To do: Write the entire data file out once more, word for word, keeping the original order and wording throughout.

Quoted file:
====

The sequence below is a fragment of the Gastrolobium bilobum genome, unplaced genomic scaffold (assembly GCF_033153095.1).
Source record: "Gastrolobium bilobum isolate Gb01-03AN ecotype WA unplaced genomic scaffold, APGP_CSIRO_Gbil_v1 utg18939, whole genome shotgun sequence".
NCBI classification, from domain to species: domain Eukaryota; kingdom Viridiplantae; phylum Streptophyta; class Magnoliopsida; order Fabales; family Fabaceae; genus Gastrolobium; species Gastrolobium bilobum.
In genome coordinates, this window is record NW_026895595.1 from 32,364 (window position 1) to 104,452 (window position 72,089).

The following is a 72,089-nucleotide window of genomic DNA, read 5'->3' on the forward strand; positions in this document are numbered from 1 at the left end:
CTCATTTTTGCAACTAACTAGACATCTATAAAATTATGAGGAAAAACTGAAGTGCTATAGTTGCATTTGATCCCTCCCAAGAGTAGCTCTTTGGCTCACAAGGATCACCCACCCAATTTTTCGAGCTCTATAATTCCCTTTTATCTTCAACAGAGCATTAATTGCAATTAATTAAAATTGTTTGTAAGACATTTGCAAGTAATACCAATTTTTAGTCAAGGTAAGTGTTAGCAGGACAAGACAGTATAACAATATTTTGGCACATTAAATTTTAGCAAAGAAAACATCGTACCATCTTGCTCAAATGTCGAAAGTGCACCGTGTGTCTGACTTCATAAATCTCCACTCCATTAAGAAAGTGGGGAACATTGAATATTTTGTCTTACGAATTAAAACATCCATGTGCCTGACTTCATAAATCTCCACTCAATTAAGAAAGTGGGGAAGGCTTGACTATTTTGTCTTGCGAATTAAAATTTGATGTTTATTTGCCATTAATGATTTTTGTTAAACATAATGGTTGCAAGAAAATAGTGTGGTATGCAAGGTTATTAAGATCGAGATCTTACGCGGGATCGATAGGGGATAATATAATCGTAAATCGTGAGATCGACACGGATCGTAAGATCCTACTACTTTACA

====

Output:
The sequence below is a fragment of the Gastrolobium bilobum genome, unplaced genomic scaffold (assembly GCF_033153095.1).
Source record: "Gastrolobium bilobum isolate Gb01-03AN ecotype WA unplaced genomic scaffold, APGP_CSIRO_Gbil_v1 utg18939, whole genome shotgun sequence".
NCBI classification, from domain to species: domain Eukaryota; kingdom Viridiplantae; phylum Streptophyta; class Magnoliopsida; order Fabales; family Fabaceae; genus Gastrolobium; species Gastrolobium bilobum.
In genome coordinates, this window is record NW_026895595.1 from 32,364 (window position 1) to 104,452 (window position 72,089).

The following is a 72,089-nucleotide window of genomic DNA, read 5'->3' on the forward strand; positions in this document are numbered from 1 at the left end:
CTCATTTTTGCAACTAACTAGACATCTATAAAATTATGAGGAAAAACTGAAGTGCTATAGTTGCATTTGATCCCTCCCAAGAGTAGCTCTTTGGCTCACAAGGATCACCCACCCAATTTTTCGAGCTCTATAATTCCCTTTTATCTTCAACAGAGCATTAATTGCAATTAATTAAAATTGTTTGTAAGACATTTGCAAGTAATACCAATTTTTAGTCAAGGTAAGTGTTAGCAGGACAAGACAGTATAACAATATTTTGGCACATTAAATTTTAGCAAAGAAAACATCGTACCATCTTGCTCAAATGTCGAAAGTGCACCGTGTGTCTGACTTCATAAATCTCCACTCCATTAAGAAAGTGGGGAACATTGAATATTTTGTCTTACGAATTAAAACATCCATGTGCCTGACTTCATAAATCTCCACTCAATTAAGAAAGTGGGGAAGGCTTGACTATTTTGTCTTGCGAATTAAAATTTGATGTTTATTTGCCATTAATGATTTTTGTTAAACATAATGGTTGCAAGAAAATAGTGTGGTATGCAAGGTTATTAAGATCGAGATCTTACGCGGGATCGATAGGGGATAATATAATCGTAAATCGTGAGATCGACACGGATCGTAAGATCCTACTACTTTACA